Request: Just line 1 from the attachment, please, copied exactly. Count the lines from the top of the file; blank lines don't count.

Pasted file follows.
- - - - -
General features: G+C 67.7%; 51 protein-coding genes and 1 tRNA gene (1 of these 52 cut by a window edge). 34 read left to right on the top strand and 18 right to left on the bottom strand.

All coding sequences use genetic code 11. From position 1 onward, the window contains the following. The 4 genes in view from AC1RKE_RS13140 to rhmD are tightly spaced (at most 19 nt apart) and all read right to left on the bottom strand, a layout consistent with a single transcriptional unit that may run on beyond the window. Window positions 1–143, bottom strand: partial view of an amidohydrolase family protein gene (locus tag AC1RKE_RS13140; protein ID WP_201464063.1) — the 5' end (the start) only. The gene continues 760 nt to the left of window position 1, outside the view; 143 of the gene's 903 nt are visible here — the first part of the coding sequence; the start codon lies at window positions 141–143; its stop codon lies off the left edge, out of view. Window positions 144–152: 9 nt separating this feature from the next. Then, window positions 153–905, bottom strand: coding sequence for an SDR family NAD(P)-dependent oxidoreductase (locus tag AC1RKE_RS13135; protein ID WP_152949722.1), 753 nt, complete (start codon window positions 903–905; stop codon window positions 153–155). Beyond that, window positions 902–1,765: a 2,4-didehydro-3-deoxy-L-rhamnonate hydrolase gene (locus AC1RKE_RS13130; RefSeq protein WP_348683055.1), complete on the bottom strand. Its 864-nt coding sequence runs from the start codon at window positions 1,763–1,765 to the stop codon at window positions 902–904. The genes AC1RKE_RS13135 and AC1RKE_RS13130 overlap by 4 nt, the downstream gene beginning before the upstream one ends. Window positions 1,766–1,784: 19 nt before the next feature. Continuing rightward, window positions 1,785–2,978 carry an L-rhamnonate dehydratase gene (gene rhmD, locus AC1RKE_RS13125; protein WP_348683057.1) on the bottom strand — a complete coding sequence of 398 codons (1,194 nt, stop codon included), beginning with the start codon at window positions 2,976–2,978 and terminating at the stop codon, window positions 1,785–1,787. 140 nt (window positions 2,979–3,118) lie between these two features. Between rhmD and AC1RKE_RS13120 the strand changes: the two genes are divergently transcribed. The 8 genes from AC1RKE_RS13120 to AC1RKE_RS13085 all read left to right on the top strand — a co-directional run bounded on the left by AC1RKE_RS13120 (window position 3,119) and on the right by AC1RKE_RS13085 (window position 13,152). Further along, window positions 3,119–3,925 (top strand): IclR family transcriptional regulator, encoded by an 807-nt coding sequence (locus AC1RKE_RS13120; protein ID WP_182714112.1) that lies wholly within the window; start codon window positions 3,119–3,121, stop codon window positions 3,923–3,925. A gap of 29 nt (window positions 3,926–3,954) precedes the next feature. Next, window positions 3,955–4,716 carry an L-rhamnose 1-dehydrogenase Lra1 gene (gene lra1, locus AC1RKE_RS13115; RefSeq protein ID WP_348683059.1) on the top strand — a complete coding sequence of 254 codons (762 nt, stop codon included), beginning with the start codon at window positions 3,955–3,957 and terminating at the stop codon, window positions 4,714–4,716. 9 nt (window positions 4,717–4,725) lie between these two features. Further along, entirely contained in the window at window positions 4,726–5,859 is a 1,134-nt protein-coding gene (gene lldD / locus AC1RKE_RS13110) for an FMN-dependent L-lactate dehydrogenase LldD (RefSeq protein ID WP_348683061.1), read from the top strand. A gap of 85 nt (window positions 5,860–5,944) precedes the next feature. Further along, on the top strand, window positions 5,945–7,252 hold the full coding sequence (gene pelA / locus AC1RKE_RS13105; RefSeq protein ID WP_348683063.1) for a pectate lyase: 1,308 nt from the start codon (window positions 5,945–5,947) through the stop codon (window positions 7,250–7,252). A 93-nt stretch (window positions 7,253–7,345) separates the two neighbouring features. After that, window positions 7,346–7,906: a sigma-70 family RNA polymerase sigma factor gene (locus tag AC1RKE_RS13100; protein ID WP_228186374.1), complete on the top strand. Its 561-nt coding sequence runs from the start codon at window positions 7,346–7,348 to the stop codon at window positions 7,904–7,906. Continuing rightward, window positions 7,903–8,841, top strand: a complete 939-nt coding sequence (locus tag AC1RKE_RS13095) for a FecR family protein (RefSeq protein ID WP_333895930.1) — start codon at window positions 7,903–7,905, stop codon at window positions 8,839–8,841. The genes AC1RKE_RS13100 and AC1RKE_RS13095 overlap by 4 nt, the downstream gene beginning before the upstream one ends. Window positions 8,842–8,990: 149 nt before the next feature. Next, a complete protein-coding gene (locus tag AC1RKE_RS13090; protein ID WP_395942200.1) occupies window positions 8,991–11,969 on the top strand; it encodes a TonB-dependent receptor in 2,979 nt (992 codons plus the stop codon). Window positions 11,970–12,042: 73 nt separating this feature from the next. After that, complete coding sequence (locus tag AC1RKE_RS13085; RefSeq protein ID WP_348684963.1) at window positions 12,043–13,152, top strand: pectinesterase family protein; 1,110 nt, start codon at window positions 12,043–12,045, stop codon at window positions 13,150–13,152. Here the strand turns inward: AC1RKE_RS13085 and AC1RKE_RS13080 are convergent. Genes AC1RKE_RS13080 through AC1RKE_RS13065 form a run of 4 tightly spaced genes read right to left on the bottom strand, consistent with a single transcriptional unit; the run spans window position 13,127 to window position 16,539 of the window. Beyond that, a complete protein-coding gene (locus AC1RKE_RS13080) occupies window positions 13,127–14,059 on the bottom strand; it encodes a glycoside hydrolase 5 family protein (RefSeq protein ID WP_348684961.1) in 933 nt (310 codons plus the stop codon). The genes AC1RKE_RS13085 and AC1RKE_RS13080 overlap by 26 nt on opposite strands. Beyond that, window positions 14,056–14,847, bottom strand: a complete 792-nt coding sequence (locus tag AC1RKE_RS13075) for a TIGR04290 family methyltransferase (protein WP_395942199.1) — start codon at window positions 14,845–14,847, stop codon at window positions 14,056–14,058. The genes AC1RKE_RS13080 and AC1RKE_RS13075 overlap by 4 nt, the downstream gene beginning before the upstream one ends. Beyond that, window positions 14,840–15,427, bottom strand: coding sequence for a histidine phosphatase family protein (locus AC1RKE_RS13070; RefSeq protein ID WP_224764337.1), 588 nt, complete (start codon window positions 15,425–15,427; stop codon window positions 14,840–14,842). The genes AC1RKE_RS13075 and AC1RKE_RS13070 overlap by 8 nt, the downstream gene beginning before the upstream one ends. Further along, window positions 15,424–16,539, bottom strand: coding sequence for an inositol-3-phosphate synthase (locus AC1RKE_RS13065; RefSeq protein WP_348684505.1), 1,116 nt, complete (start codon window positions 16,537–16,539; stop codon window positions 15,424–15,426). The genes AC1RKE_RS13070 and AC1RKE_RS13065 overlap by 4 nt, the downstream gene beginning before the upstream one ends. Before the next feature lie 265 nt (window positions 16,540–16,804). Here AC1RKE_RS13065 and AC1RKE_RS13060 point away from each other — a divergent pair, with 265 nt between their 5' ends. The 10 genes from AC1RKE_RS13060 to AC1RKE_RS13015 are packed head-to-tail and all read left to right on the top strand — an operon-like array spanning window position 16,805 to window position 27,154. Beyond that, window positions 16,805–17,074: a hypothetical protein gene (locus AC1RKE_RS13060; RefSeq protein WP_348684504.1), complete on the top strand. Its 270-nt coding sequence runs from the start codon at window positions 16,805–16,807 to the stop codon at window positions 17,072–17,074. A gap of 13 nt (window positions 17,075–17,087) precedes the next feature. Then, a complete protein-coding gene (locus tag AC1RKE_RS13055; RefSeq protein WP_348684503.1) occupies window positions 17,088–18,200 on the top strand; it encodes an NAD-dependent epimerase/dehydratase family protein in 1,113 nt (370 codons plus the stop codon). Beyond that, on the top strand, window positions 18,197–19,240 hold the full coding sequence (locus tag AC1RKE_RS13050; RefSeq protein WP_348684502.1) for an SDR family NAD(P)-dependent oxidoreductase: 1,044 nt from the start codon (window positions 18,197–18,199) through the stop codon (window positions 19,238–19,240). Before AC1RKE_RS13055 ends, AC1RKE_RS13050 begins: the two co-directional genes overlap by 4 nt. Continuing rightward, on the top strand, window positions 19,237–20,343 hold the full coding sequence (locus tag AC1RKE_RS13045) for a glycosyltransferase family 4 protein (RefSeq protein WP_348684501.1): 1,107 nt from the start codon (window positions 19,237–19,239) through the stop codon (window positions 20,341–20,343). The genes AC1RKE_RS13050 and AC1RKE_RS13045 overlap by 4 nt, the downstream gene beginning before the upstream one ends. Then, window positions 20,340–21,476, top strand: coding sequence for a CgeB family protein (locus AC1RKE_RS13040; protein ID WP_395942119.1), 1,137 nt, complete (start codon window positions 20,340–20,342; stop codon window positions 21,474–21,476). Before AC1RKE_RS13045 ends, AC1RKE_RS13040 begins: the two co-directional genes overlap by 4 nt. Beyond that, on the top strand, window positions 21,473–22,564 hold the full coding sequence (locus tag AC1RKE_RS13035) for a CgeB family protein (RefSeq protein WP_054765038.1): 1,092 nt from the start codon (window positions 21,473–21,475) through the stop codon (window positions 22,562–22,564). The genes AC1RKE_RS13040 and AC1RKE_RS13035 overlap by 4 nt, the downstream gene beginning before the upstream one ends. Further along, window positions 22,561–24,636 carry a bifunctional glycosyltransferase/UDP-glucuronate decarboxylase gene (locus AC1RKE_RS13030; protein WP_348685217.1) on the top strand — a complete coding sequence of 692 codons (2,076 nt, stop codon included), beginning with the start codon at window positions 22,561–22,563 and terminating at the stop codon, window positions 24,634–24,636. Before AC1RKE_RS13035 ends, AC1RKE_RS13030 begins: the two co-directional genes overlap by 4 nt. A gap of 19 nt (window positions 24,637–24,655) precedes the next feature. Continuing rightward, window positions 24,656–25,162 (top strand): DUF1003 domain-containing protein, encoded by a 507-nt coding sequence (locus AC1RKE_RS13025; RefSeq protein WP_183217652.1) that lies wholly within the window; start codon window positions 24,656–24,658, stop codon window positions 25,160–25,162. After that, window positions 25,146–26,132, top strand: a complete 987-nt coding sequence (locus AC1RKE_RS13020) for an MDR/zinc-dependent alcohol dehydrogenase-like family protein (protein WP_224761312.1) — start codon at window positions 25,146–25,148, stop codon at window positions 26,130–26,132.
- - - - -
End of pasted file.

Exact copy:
General features: G+C 67.7%; 51 protein-coding genes and 1 tRNA gene (1 of these 52 cut by a window edge). 34 read left to right on the top strand and 18 right to left on the bottom strand.